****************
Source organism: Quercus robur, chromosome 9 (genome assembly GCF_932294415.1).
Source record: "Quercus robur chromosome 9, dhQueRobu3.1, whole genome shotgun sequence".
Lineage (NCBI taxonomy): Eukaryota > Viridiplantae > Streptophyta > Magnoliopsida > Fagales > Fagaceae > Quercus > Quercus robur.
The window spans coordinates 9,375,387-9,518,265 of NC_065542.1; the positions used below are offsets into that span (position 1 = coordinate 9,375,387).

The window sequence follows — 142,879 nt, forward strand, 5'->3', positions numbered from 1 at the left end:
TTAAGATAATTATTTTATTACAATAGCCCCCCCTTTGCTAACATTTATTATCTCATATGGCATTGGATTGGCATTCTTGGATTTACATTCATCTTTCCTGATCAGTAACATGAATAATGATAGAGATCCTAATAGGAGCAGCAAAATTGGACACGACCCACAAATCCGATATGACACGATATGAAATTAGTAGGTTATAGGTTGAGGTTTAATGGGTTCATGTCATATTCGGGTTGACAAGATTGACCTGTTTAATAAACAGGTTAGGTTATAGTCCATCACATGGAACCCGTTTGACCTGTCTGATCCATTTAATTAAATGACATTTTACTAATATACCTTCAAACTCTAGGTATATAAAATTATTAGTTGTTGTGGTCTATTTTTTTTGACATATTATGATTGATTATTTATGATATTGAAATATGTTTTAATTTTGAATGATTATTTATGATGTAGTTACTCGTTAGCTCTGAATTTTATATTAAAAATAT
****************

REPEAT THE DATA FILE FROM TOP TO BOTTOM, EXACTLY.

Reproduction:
Source organism: Quercus robur, chromosome 9 (genome assembly GCF_932294415.1).
Source record: "Quercus robur chromosome 9, dhQueRobu3.1, whole genome shotgun sequence".
Lineage (NCBI taxonomy): Eukaryota > Viridiplantae > Streptophyta > Magnoliopsida > Fagales > Fagaceae > Quercus > Quercus robur.
The window spans coordinates 9,375,387-9,518,265 of NC_065542.1; the positions used below are offsets into that span (position 1 = coordinate 9,375,387).

The window sequence follows — 142,879 nt, forward strand, 5'->3', positions numbered from 1 at the left end:
TTAAGATAATTATTTTATTACAATAGCCCCCCCTTTGCTAACATTTATTATCTCATATGGCATTGGATTGGCATTCTTGGATTTACATTCATCTTTCCTGATCAGTAACATGAATAATGATAGAGATCCTAATAGGAGCAGCAAAATTGGACACGACCCACAAATCCGATATGACACGATATGAAATTAGTAGGTTATAGGTTGAGGTTTAATGGGTTCATGTCATATTCGGGTTGACAAGATTGACCTGTTTAATAAACAGGTTAGGTTATAGTCCATCACATGGAACCCGTTTGACCTGTCTGATCCATTTAATTAAATGACATTTTACTAATATACCTTCAAACTCTAGGTATATAAAATTATTAGTTGTTGTGGTCTATTTTTTTTGACATATTATGATTGATTATTTATGATATTGAAATATGTTTTAATTTTGAATGATTATTTATGATGTAGTTACTCGTTAGCTCTGAATTTTATATTAAAAATAT